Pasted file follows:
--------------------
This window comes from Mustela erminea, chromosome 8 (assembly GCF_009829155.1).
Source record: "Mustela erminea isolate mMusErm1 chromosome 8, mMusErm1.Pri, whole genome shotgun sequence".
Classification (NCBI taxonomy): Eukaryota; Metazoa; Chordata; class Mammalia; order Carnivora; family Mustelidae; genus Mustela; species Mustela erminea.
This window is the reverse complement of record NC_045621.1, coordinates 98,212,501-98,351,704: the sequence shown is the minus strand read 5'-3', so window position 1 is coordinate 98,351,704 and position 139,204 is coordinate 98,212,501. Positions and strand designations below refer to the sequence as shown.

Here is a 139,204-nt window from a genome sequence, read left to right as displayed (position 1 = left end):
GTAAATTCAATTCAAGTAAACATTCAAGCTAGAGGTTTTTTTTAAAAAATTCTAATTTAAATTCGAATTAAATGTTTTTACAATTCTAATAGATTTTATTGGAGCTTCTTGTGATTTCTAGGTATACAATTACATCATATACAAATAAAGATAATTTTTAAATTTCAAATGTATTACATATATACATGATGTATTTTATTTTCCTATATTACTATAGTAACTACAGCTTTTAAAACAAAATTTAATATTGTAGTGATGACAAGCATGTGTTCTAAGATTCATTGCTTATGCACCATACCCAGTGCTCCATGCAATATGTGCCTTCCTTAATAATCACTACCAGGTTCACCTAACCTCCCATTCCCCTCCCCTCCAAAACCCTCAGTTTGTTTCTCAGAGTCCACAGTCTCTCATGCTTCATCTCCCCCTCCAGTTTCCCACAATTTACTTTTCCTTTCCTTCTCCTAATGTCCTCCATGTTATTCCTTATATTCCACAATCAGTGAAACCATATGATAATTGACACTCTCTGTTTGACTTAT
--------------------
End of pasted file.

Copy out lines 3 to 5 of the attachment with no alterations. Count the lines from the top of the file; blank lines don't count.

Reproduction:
Classification (NCBI taxonomy): Eukaryota; Metazoa; Chordata; class Mammalia; order Carnivora; family Mustelidae; genus Mustela; species Mustela erminea.
This window is the reverse complement of record NC_045621.1, coordinates 98,212,501-98,351,704: the sequence shown is the minus strand read 5'-3', so window position 1 is coordinate 98,351,704 and position 139,204 is coordinate 98,212,501. Positions and strand designations below refer to the sequence as shown.

Here is a 139,204-nt window from a genome sequence, read left to right as displayed (position 1 = left end):